A recent British study found that what people look for most in smart phones is longer battery life – even more than camera quality, processing speed or a certain brand of phone. If your smart phone battery never lasts as long as you need it to, there’s good news on the horizon.
Recycling Phone Signals
Researchers from the Ohio State University have come up with a sparkling new technology that will make cell batteries last up to 30 percent longer. This translates into hours of extra battery life. How it works is that the technology collects all the wasted energy that the phone gives off in the form of radio signals and cleverly gives it back to the starved battery. The only catch is that to reap the benefits of the energy boost, you need to be online to make the phone harvest the signals. That means it works when you’re having an IM conversation, chatting on the phone, or surfing the net. It’s like putting your time online to good use!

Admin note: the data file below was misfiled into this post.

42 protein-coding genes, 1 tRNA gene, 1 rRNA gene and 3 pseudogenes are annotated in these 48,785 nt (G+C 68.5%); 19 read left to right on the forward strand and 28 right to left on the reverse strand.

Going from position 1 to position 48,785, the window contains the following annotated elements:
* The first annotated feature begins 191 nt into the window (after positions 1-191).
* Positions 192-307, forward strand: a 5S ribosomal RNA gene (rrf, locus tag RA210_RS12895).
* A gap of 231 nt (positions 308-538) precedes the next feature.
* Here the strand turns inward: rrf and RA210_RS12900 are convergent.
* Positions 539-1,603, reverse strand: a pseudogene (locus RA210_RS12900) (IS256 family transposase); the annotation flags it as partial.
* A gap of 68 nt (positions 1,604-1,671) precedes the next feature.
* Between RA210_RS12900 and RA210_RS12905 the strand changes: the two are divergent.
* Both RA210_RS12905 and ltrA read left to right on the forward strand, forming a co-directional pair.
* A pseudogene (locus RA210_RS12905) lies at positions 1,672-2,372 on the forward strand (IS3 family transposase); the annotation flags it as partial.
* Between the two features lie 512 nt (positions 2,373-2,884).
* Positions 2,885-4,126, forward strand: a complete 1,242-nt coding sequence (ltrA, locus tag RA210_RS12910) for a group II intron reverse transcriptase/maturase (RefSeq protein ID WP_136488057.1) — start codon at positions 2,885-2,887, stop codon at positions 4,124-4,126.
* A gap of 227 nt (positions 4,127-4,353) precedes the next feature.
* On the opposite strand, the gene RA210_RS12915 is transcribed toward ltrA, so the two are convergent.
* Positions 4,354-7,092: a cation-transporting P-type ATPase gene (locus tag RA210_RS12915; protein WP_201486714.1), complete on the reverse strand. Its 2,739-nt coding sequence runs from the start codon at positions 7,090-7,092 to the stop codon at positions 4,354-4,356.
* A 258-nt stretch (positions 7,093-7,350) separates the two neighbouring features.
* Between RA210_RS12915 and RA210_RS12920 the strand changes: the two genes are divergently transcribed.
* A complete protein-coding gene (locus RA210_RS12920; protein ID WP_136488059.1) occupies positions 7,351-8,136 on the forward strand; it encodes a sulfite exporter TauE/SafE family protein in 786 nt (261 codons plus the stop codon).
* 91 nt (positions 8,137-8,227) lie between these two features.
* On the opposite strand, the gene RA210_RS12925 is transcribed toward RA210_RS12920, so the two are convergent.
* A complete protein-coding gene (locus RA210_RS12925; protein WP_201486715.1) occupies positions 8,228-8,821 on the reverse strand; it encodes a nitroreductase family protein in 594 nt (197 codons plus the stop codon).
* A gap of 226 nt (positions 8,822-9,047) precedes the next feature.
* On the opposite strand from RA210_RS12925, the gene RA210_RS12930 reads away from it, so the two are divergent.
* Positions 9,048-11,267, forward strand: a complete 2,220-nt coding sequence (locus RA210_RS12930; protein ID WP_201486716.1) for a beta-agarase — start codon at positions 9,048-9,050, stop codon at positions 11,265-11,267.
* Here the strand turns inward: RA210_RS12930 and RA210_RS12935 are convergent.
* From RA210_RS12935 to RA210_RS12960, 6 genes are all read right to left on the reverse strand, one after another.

Log On and Save the Environment
This is not not only a helpful way to keep you connected, but the technology finds great use for cell phone signals that get lost in the air – up to 97 percent of a phone’s radio signals end up missing in action, which is quite shocking. By harnessing their power you prevent having to recharge your phone so much, which is also kinder to the environment because you’re not using so much electricity every day. Good news especially in South Africa with our current power crisis.
You’ve Got the Power
By making use of this technology, you might be able to lengthen the life of your smart phone because you’ll be able to use it for greater sessions at a time, instead of weak batteries making you want to rush out and replace your model. The added benefit of this technology is that it’s convenient and can work with most smartphones: it can be built into a phone’s protective case! However, the engineers are keen to join forces with a manufacturer so that the tech can be built straight into a phone. The best news is that this clever technology could also make its way into other portable electronic gadgets such as tablets, allowing everything to power on for longer.
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